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June 21, 2015
The Farmer's Daughter - a reprise
A Note from the Farmer's Wife
This is a re-post from last year...lots of new things about these too to write about, but I am enjoying the sweetness of revisiting this post...plus life is a little crazy right now!
Only recently did the Farmer's Daughter identify herself as a "Farm Girl." Since her 5th birthday names have captivated her attention. In addition to Farm Girl, she prefers names like Pinky, Snowflake, Rosie Rose and Flower over her own. She tells me she is going to change her name, and I say okay.
I think Daddies and daughters often have their own special pet names for each other. Punkin Bug, Little Bean, Girl Bugs (after Earl Scruggs banjo player) are some of her favorites. Only he can use these names, along with a special sing-song whistle to announce that he is home.
I love to watch the farming part of this special relationship. Together they harvest beets, wash squash, weed carrots, water the greenhouse. Sometimes she is intimately involved in the chore, eager to learn, and other times she absorbs herself watching a trail of ants on the hill near him, or sitting amongst the fennel, munching fronds. Truly, he is the one who has taught her the best way to eat vegetables, straight from the ground. While she may turn her nose up at a dinner plate of vegetables, she will sit in a row of the very same items and eat platefuls.
At home, their relationship is perhaps more typical, and as sweet as anything I have ever witnessed. One of their favorite past times is to "jam." He on his banjo or guitar and she singing and dancing. In honor of Father's Day am posting a link to an original song that they came up with called "Birdies Fly."
May all the Dads and Daughters love each other this much.
June 4, 2015
The CSA Effect
A Note from the Farmer's Wife
An interview of Mark Schatzker, author of The Dorito Effect on Underground Wellness thoroughly captured my attention. He presents a new angle on the obesity epidemic. He claims that flavor drives food consumption (makes sense) and that the overuse of synthetic flavoringsin our current provisions, combined with the bland taste of whole foods has provoked the rise in poor food choices.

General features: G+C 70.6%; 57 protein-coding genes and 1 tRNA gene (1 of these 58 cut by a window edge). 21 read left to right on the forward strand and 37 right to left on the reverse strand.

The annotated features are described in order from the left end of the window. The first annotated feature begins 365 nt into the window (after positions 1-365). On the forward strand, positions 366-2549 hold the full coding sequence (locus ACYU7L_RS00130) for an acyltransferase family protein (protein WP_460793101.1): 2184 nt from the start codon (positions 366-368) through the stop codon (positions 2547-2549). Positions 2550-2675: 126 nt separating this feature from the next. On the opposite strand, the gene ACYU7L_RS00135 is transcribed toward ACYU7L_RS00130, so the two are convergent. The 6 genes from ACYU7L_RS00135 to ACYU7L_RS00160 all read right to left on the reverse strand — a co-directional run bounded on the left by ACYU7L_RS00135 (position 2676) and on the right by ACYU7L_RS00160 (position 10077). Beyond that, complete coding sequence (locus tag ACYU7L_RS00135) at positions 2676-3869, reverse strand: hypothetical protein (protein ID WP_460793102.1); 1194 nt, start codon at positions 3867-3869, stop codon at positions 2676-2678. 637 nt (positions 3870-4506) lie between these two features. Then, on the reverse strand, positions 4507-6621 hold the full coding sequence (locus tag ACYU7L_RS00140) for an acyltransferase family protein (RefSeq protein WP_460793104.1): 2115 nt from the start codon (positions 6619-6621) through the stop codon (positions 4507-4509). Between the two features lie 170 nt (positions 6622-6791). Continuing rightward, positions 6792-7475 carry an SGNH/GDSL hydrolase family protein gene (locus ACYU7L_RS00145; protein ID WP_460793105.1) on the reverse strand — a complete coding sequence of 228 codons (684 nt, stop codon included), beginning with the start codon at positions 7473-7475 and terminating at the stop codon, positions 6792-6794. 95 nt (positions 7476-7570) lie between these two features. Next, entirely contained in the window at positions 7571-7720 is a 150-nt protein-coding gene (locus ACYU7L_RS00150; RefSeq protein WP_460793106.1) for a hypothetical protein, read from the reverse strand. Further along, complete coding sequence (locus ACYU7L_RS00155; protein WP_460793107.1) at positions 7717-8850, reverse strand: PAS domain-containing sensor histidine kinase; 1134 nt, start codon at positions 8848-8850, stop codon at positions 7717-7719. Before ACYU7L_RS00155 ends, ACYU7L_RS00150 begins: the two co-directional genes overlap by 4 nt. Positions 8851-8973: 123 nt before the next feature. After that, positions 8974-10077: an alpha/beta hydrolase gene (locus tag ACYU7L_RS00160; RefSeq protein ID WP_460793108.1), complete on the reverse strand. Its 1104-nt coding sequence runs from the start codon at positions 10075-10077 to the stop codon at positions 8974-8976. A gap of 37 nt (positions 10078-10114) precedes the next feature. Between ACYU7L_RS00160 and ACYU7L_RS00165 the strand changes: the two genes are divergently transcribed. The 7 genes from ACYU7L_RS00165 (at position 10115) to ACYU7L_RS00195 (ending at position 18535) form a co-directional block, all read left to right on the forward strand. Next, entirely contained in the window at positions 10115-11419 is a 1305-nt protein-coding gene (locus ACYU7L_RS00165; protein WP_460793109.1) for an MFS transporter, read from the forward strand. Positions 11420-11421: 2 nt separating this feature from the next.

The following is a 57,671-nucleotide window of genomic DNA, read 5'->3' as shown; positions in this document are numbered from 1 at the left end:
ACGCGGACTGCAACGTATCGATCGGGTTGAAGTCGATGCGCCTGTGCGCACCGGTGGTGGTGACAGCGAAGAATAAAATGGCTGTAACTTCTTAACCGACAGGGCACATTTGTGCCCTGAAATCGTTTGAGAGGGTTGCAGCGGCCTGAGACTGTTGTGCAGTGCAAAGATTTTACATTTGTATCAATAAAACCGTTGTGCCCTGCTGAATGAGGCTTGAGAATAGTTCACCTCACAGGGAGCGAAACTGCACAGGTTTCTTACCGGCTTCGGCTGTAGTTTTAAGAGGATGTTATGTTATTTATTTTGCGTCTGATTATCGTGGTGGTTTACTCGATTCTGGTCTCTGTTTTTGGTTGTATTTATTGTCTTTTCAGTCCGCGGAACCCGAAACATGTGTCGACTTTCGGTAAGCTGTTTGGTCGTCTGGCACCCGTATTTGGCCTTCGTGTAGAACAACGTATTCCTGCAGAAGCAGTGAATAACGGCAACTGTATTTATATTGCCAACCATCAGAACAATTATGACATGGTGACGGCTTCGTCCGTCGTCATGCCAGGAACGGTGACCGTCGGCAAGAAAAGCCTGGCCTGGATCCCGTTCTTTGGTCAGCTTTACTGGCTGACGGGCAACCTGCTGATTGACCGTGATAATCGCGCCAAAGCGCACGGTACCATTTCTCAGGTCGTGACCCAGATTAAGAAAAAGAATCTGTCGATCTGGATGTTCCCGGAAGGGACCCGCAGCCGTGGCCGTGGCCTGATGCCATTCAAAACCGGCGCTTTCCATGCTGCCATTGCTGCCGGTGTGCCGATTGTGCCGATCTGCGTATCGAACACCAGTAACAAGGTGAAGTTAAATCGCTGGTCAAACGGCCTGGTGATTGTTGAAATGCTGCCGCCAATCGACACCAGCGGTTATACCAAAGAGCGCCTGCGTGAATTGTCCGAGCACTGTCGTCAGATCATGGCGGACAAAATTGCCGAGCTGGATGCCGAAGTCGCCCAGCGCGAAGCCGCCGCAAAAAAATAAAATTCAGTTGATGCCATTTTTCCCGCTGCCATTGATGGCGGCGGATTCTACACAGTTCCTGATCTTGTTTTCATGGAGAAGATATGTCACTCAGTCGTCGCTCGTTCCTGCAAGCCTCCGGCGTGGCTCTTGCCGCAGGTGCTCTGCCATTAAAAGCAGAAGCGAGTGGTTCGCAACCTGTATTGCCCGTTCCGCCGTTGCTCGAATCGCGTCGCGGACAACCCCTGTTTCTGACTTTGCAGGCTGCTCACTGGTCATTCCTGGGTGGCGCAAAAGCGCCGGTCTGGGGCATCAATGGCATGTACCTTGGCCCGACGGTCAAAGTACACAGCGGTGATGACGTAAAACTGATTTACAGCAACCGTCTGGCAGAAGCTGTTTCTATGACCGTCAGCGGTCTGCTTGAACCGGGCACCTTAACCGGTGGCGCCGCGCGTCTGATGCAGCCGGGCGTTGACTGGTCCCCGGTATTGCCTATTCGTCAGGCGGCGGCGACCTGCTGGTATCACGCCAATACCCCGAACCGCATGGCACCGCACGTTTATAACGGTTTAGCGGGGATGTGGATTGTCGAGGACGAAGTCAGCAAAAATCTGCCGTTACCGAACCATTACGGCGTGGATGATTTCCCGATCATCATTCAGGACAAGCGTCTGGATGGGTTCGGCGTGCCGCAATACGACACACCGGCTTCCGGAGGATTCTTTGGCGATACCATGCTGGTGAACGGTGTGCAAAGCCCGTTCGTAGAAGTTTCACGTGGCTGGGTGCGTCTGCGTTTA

For years now the Farmer and I consider ourselves Vegetable Snobs. Out at a restaurant we might pick through our salad, turn our noses at the sliced tomatoes, and generally order dishes that are unique from our typical diet at home. Let me be more honest. The Farmer never turns his nose up at food, unless hes had a really bad day. Still, he does critique all produce that comes across his plate.
This winter I took particular notice of the flavors, or lack there-of, when forced to shop a the local grocery store. Where was the nutty bitter sweet complex flavors of young spinach, or spring mix? Or the crisp lemon snap in cucumbers? Potatoes tasted like paper and carrots like the cooler they were stored in. And tomatoes? Wait, actually I was pretty impressed with the winter tomatoes - still on the vine, grown in Vermont, in February? Wow! Even though they didnt taste like summer toms, they were at least red and a little bit juicy.
Previously I thought that drying procedures and cold storage had robbed these organic veggies of their familiar taste. Schatzker points out however that varieties have changed in the past 100 years. Vegetables have been bred to improve storage and durability as well as size. Actual flavor has had to take a back seat to these more lucrative qualities because the very things that make a vegetable sweet and juicy also make it spoil faster.
A low diversity of varieties available to us impacts the broad range of nutrients that might otherwise be available to us. Starving both for specific nutrients drives us to seek flavor-packed foods that signal the brain that the missing nutrient is present. Often, as in the case of Doritos, that signal is false, resulting in increased cravings.
Walking the farm fields with the Farmer, I browsed. Like deer browse. Browsing in the eating sense of the word means to take a little from here and then a little over there, as opposed to grazing which is kind of like mowing. My daughter browses with me. Lamb's quarters, purslane, plantain. Unfamiliar to most Americans, these plants are considered weeds. Yet they are packed with flavor and nutrition and utterly satisfying. Kale, peas, lettuces, while cultivated, these too hold intense satisfaction for the flavor-starved palate when taken right from the field into the mouth. Truly I am sorry you have to wait a day to taste your vegetables, since even in that short amount of time the flavor diminishes. Fortunately, though, there is plenty left to satisfy and nourish. Eat lots of fresh vegetables from the farm and watch and see if you don't end up craving them instead of Doritos.